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Jack Flaherty’s Orioles stint has been as bad as many feared

With a return from John Means on the horizon, it would take a miracle turnaround for Flaherty to find his way onto the O’s postseason roster.

Baltimore Orioles v. Boston Red Sox Photo by Adam Glanzman/MLB Photos via Getty Images

When the trade deadline came and went, it’s safe to say that many in Orioles fanbase were underwhelmed by the team’s moves. Seemingly in need of a top-of-the-rotation arm, Mike Elias and the Orioles front office instead settled on Jack Flaherty, a veteran righty from the St. Louis Cardinals with an up-and-down career. The hope, it seemed, would be that Flaherty would pad the rotation rather than lead it. But through six starts, it just has not worked out.

Flaherty’s overall numbers for the Orioles are bleak: six starts, 27.2 innings, 7.16 ERA, 5.18 FIP, and an .879 OPS against. To be fair, some of that is small sample size silliness at work. The 27-year-old was particularly bad in a start against the Padres last month (three innings, seven earned runs), and that has tilted his stat line from poor to disastrous.

But it’s not as if he has bounced back in any significant way since that outing. In his last three starts he has allowed 11 earned runs in only 13.2 innings of work. His OPS against in those three starts is a whopping .959. Yikes.

It does seem like the Orioles are making tweaks to his approach, or at least he has taken the initiative to do so himself. So far in September he has thrown far fewer sliders. The pitch used to make up 20-25% of his offerings. It’s down to 6.6% this month after getting smoked to the tune of a .737 slugging percentage in August.

Flaherty throws fastballs far more often now too. His four-seam usage jumped from 41.3% of pitches in August to 47.3% through two September starts. His cutter is also featured more frequently, going from 3.4% in July to 12.3% in August, and now 19.2% in September to become is second-favorite offering. Plus he has brought back his sinker on occasion, a pitch that was absent from his starts since July.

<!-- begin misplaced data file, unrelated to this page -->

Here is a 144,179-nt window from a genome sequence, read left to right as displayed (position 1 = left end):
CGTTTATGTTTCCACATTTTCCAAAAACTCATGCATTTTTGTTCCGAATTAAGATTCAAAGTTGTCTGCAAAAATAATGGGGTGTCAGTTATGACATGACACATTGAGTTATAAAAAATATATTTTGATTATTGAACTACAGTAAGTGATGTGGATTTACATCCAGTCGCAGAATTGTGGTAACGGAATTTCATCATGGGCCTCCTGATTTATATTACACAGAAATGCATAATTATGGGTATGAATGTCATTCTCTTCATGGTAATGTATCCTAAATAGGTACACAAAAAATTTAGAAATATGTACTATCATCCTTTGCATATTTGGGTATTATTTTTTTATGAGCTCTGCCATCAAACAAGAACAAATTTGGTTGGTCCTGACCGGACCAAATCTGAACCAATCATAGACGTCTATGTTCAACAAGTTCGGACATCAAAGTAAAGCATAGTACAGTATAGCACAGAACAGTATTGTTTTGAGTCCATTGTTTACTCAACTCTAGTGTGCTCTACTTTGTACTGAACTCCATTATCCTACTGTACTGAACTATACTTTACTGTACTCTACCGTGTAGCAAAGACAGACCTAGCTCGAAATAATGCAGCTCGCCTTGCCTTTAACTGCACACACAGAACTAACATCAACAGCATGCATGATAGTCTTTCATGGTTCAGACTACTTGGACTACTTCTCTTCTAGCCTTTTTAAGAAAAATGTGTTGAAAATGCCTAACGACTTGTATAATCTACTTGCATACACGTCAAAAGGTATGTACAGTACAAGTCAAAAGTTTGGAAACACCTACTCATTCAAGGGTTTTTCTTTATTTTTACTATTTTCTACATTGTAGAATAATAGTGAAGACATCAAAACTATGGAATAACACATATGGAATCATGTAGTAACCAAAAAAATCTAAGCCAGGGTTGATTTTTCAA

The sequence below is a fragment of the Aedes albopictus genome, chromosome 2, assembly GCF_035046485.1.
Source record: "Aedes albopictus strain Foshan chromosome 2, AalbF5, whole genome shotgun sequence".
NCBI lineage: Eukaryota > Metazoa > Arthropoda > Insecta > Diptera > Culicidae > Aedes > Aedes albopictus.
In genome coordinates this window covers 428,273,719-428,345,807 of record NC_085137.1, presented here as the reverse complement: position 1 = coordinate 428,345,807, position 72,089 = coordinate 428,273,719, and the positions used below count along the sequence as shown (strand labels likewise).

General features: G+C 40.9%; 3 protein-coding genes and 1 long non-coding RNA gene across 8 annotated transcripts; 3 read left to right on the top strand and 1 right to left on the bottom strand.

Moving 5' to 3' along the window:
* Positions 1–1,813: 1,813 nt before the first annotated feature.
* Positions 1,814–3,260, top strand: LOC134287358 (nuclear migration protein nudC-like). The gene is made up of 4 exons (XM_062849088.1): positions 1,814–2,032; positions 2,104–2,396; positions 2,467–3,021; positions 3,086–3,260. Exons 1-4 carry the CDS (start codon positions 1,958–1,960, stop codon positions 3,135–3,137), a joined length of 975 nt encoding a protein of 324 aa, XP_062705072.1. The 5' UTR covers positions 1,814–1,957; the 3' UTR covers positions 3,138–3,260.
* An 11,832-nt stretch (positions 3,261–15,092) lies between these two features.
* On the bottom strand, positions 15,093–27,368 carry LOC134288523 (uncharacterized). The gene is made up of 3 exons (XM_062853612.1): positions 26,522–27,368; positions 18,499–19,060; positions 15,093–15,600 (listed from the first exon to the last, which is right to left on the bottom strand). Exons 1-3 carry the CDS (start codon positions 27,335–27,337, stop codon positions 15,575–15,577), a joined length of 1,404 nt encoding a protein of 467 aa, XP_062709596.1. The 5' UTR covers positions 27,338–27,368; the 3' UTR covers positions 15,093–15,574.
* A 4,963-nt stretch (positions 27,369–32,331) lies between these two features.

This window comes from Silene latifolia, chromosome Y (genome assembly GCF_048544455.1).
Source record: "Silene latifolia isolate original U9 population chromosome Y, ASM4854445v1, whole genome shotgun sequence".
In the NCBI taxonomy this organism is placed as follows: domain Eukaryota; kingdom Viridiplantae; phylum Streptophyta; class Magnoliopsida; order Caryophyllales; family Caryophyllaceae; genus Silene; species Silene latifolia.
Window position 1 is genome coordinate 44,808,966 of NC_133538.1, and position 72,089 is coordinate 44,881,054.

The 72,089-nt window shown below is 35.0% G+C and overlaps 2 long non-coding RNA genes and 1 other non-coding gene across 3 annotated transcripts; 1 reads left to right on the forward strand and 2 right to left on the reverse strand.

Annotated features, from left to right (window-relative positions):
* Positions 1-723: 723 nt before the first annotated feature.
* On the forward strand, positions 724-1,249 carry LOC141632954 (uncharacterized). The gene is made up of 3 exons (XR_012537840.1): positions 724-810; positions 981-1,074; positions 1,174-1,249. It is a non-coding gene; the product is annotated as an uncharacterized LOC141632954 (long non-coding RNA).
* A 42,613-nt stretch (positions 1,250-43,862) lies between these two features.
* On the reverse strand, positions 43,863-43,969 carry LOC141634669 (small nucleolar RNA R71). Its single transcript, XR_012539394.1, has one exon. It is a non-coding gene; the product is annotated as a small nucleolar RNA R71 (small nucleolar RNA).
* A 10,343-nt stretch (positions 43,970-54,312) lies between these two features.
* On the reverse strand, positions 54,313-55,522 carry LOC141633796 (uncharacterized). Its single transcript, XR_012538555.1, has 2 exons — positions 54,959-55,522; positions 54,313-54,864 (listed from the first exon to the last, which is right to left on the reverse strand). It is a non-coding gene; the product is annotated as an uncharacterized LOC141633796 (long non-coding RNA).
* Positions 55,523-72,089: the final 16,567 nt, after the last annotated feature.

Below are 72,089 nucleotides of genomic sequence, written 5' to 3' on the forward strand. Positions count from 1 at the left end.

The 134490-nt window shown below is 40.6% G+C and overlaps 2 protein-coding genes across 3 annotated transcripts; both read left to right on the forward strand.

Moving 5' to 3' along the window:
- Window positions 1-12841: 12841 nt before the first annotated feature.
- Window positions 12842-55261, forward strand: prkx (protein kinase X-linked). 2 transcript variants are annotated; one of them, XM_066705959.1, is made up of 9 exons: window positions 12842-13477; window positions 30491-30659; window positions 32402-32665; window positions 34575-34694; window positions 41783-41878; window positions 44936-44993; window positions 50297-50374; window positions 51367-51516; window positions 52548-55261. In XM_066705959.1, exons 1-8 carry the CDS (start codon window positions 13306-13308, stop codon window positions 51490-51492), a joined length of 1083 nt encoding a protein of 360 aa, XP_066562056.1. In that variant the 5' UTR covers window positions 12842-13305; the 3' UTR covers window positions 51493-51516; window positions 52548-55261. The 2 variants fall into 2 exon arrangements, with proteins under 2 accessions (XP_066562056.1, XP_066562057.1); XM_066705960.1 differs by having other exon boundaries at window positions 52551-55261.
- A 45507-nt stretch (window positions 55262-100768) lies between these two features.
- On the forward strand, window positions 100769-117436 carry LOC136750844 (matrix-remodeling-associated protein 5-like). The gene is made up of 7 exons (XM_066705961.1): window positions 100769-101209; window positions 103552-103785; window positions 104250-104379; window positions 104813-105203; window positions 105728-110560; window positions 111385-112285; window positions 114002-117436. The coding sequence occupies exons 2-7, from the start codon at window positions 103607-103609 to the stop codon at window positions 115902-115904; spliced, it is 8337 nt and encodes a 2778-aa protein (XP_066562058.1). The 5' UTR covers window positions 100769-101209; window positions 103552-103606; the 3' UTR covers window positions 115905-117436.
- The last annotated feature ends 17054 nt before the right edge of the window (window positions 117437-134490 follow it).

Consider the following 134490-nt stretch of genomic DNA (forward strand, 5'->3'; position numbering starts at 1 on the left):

Unfortunately, none of it has been particularly effective. Flaherty is serving up far more hits and home runs when compared to his St. Louis days. That’s because the quality of contact he’s allowing is far harder. His hard hit rate in July was 37%. That climbed to 45.6% in August and now is 44.8% in September. And while he has cut down on the walks slightly (from 4.4 BB/9 with the Cardinals to 3.6 BB/9 with the Orioles), the number is still higher than you would like.

There might be some bad luck in Flaherty’s peripherals. For example, his .363 BABIP is crazy high. As is his 18.8% home run-per-fly ball ratio, a number that was at 10.4% during his time with the Cardinals this year. But much of that is simply the result of the contact he’s allowing.

The landscape of the Orioles rotation has changed a lot in the six weeks since Flaherty joined the staff. Kyle Bradish has carried his impressive July form through mid-September and now looks like a game one starter. Grayson Rodriguez has lived up to his top prospect billing. Dean Kremer puts the Orioles in a position to win each time out. And now, former ace John Means is nearly back from Tommy John surgery.

For the last month, the Orioles have opted for a six-man rotation rather than the typical five. Brandon Hyde recently said that the team may move away from that as the playoffs approach, but that the timing of such a move has not yet been decided. We do know that Cole Irvin has transitioned back to a bullpen role and John Means will get to start against the Cardinals on Tuesday. That might spell trouble for Flaherty at some point in the near future.

It seems that the Orioles intend to ease Means back into things. Doing that as part of a six-man rotation makes sense, especially since the Orioles have just one scheduled off day the rest of the regular season. It allows Means to get his feet wet after seeing nearly no MLB action in two years. Hopefully he does well and stakes claim to a postseason rotation spot. Either way, the expanded rotation gives him and the Orioles a safety net.

At the same time it gives Flaherty and Kyle Gibson, the team’s other struggling veteran, an opportunity to prove that they are the ones worthy of a role in October. It’s a classic “competition breeds excellence” approach. We’ll see how it goes.

The reality is that this current six-man set-up is likely to be trimmed to five in the next two weeks, and then down to four ahead of the postseason. If we assume that Bradish, Rodriguez, and Kremer have all earned their turn in the order next month, it becomes a battle of the most senior members of the staff to duke it out for the fourth and final spot.

There is a scenario in which Gibson or Means could make sense in a bullpen capacity on a postseason roster. Gibson appeared twice in relief for the NL Champion Phillies last postseason. Means began his big league career coming out of the bullpen, and may be the easiest to ratchet down to shorter outings given his recent rehab.

The same cannot be said for Flaherty. He does have two relief appearances in his big league career, but those came late in 2021 after he returned from a month-long IL stint. By and large, he’s a starter through and through.

It is entirely possible that Flaherty turns things around in the season’s final weeks and looks like a key piece of the Orioles postseason plans. But his work up until this point in the black and orange certainly doesn’t indicate that as a likely outcome. It only further validates the disappointment that many felt in early August.